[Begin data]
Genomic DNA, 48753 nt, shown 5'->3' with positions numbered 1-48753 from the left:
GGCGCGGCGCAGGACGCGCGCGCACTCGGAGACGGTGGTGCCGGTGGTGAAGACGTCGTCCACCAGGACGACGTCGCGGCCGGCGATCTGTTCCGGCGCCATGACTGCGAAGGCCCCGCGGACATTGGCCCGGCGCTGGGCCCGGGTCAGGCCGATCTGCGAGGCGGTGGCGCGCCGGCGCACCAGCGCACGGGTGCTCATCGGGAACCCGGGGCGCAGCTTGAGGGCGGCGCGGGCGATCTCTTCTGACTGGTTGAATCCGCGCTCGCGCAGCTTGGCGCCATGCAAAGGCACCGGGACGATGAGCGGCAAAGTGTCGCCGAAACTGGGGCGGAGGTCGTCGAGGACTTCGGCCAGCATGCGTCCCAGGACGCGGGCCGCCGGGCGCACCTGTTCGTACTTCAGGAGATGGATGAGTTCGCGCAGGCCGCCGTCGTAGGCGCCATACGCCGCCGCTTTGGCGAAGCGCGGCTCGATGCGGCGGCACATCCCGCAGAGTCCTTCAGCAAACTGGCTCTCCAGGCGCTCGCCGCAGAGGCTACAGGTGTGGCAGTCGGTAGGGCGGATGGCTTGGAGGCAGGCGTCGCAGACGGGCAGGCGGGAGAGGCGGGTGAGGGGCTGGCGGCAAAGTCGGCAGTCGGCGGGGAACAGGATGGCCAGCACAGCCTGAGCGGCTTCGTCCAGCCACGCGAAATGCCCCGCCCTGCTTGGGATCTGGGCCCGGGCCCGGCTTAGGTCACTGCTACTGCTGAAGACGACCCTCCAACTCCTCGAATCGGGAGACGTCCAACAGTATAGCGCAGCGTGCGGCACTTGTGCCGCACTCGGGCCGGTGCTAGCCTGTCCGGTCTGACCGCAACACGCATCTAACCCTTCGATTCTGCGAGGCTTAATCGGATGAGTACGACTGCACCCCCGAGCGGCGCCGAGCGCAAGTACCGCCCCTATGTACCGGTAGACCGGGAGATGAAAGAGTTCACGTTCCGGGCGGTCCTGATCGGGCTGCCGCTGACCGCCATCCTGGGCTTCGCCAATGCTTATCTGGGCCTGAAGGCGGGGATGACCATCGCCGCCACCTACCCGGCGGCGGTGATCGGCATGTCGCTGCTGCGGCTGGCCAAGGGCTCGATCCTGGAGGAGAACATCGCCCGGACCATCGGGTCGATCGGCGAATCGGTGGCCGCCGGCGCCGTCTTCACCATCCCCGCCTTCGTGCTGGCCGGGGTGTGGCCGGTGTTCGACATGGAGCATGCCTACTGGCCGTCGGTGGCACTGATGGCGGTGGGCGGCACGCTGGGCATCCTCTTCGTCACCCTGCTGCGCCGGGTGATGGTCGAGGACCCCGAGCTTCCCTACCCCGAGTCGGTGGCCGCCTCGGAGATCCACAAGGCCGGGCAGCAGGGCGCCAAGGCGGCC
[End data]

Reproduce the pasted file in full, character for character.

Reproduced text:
Genomic DNA, 48753 nt, shown 5'->3' with positions numbered 1-48753 from the left:
GGCGCGGCGCAGGACGCGCGCGCACTCGGAGACGGTGGTGCCGGTGGTGAAGACGTCGTCCACCAGGACGACGTCGCGGCCGGCGATCTGTTCCGGCGCCATGACTGCGAAGGCCCCGCGGACATTGGCCCGGCGCTGGGCCCGGGTCAGGCCGATCTGCGAGGCGGTGGCGCGCCGGCGCACCAGCGCACGGGTGCTCATCGGGAACCCGGGGCGCAGCTTGAGGGCGGCGCGGGCGATCTCTTCTGACTGGTTGAATCCGCGCTCGCGCAGCTTGGCGCCATGCAAAGGCACCGGGACGATGAGCGGCAAAGTGTCGCCGAAACTGGGGCGGAGGTCGTCGAGGACTTCGGCCAGCATGCGTCCCAGGACGCGGGCCGCCGGGCGCACCTGTTCGTACTTCAGGAGATGGATGAGTTCGCGCAGGCCGCCGTCGTAGGCGCCATACGCCGCCGCTTTGGCGAAGCGCGGCTCGATGCGGCGGCACATCCCGCAGAGTCCTTCAGCAAACTGGCTCTCCAGGCGCTCGCCGCAGAGGCTACAGGTGTGGCAGTCGGTAGGGCGGATGGCTTGGAGGCAGGCGTCGCAGACGGGCAGGCGGGAGAGGCGGGTGAGGGGCTGGCGGCAAAGTCGGCAGTCGGCGGGGAACAGGATGGCCAGCACAGCCTGAGCGGCTTCGTCCAGCCACGCGAAATGCCCCGCCCTGCTTGGGATCTGGGCCCGGGCCCGGCTTAGGTCACTGCTACTGCTGAAGACGACCCTCCAACTCCTCGAATCGGGAGACGTCCAACAGTATAGCGCAGCGTGCGGCACTTGTGCCGCACTCGGGCCGGTGCTAGCCTGTCCGGTCTGACCGCAACACGCATCTAACCCTTCGATTCTGCGAGGCTTAATCGGATGAGTACGACTGCACCCCCGAGCGGCGCCGAGCGCAAGTACCGCCCCTATGTACCGGTAGACCGGGAGATGAAAGAGTTCACGTTCCGGGCGGTCCTGATCGGGCTGCCGCTGACCGCCATCCTGGGCTTCGCCAATGCTTATCTGGGCCTGAAGGCGGGGATGACCATCGCCGCCACCTACCCGGCGGCGGTGATCGGCATGTCGCTGCTGCGGCTGGCCAAGGGCTCGATCCTGGAGGAGAACATCGCCCGGACCATCGGGTCGATCGGCGAATCGGTGGCCGCCGGCGCCGTCTTCACCATCCCCGCCTTCGTGCTGGCCGGGGTGTGGCCGGTGTTCGACATGGAGCATGCCTACTGGCCGTCGGTGGCACTGATGGCGGTGGGCGGCACGCTGGGCATCCTCTTCGTCACCCTGCTGCGCCGGGTGATGGTCGAGGACCCCGAGCTTCCCTACCCCGAGTCGGTGGCCGCCTCGGAGATCCACAAGGCCGGGCAGCAGGGCGCCAAGGCGGCC